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Front view of the Mansion House

The Ball Room


The Mansion House is one of the oldest pre-civil war residences in Independence, Missouri, and is listed with other historic places of the city. Today, it is the home of Dave and Paula Swayne. It's remaining 2 acres and carriage house, combined with the old home carry with them the ambiance of long ago elegant living and is the perfect setting for refelction and creating the atmosphere people expect when visiting historical Independence. Many are drawn here because of the quaitness and warm atmosphere, and request it for many special events such as weddings and anniversaries.

This beautiful, white colonial home has a history which is very interesting.  In 1827, Stuart and Polly Pallett bough a portion of this land from the government for the purpose of starting a seminary.  In 1832, Gabriel Fitzhugh, a trapper, purchased it from them.  It appears that also in 1832, Preston Roberts, considered to be the second wealthiest man in Missouri, purchased 160 acres of land from the United States government.  Samuel Ralston then entered the picture and acquired Gabriel Fitzhugh's land and also Preston Roberts' land.  

This home was built in 3 sections at different times, dating from it's earliest year to approximately 1870 when the last portion was added.  It appeared to have been remodeled around the turn of the century.

The most fun and interesting connection with this estate is that of Mr. Ralston and Frank James (yes, Jesse's older brother).  They met during the Civil War, and were involved with Quantrill's band of Guerillas.  This home is where he met his wife, Annie, who was Samuel Ralston's young daughter.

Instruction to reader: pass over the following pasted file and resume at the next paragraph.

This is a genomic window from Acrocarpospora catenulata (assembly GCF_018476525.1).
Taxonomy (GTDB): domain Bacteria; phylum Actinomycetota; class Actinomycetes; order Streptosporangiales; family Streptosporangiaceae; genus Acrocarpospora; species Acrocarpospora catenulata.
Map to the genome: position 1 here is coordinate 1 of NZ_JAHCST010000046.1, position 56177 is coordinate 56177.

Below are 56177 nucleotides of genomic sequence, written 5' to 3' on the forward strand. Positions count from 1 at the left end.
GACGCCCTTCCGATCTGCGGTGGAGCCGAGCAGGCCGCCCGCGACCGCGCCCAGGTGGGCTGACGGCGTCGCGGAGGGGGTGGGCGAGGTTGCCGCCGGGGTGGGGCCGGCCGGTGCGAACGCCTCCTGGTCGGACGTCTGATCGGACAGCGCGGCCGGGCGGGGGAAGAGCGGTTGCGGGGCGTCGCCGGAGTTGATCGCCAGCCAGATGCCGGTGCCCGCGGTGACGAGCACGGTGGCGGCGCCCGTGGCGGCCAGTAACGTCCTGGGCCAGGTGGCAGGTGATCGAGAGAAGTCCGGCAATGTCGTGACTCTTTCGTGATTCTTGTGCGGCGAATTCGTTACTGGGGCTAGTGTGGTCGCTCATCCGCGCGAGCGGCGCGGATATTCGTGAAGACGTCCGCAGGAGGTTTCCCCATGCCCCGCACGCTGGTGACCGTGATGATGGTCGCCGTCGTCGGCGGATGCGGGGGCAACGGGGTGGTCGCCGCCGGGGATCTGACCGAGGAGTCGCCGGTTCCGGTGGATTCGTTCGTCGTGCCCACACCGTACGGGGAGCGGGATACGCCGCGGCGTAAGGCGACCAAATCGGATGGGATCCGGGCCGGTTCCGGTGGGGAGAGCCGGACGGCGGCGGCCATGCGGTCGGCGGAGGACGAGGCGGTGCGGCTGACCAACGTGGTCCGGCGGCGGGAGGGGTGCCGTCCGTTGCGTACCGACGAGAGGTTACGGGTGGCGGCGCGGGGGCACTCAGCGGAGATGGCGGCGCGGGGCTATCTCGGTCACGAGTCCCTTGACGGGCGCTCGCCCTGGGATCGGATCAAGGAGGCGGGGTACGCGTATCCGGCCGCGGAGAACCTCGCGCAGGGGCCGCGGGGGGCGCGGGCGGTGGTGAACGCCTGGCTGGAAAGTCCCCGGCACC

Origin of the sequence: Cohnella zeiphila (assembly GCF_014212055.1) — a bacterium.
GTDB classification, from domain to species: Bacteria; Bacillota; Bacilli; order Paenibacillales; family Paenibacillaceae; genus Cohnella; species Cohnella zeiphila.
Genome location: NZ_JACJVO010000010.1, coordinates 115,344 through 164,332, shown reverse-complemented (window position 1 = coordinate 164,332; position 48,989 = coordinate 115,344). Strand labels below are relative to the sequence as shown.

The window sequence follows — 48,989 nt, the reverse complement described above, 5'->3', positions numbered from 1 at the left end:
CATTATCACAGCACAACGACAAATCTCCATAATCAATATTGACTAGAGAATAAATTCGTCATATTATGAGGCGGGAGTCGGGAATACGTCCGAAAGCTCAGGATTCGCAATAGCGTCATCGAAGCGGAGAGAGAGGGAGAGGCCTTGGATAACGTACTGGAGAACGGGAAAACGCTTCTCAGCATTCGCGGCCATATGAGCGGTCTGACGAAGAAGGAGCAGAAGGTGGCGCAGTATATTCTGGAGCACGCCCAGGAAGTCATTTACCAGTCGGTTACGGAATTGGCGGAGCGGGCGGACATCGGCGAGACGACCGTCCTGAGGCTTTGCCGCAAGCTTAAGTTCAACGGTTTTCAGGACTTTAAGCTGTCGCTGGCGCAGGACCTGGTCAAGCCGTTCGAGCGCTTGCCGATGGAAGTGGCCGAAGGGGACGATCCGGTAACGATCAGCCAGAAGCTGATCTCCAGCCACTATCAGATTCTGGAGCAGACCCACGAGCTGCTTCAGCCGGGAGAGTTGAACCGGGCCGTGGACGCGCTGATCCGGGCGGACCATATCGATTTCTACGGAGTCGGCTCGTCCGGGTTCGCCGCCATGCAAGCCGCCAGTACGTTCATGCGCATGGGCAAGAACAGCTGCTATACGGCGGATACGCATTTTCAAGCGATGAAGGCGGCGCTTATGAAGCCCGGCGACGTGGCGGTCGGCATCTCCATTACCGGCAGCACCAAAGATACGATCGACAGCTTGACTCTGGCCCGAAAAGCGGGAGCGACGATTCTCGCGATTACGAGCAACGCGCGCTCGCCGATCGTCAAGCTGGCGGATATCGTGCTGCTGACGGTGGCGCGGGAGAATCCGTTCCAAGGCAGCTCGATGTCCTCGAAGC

The mansion consisted of seven rooms.  On the left of the entrance is the library, parlor and to the right is the ballroom with a rococo ceiling.  Then straight ahead of the entrance is an elegant stairway that leads to four bedrooms.  It is assumed that the cooking was done in a summer kitchen at the back or even a separate building all together.

It is interesting that the house was not damaged in any way as a result of the infamous Order No. 11, even though most southern sympathizer homes were.  It is speculated that it was because of a friendship between Mr. Ralston (who owned the farm then) and Mr. Bingham.  Mr Bingham was a northern sympathizer, and had a lot of political clout...he also painted the picture depicting Order No. 11 for all to see, which did not set well with the government at the time.

The palntation gree to about 260 acres, and has had several owners including Stuart Pallett, Gabriel Fitzhugh, Preston Roberts, Samuel Ralston, Willard Winner, Barnet Noland, J.M. Colburn, Daisy Otis, Melvin Hudson, Elizabeth Darneife, Harry Train, Robert Train, Archie Nace, and the Reorganized Church of Jesus Christ of Latter Day Saints.

The back part of the mansion, including a large kitchen and pantry, as well as additional upstairs rooms were added after 1870 brings the total number of rooms to 17, as it remains today.  Dr. Nace divided the property into lots and cut the streets through when he owned it.  He sold the two-acres that were left to the churh in March in 1953.

The Swaynes have done extensive restoration, and when you walk in through the double doors, you will know you have entered a mansion.  You will be surrounded by marble, slate, and chandeliers in a very Victorian setting.

The Parlor

Upper Level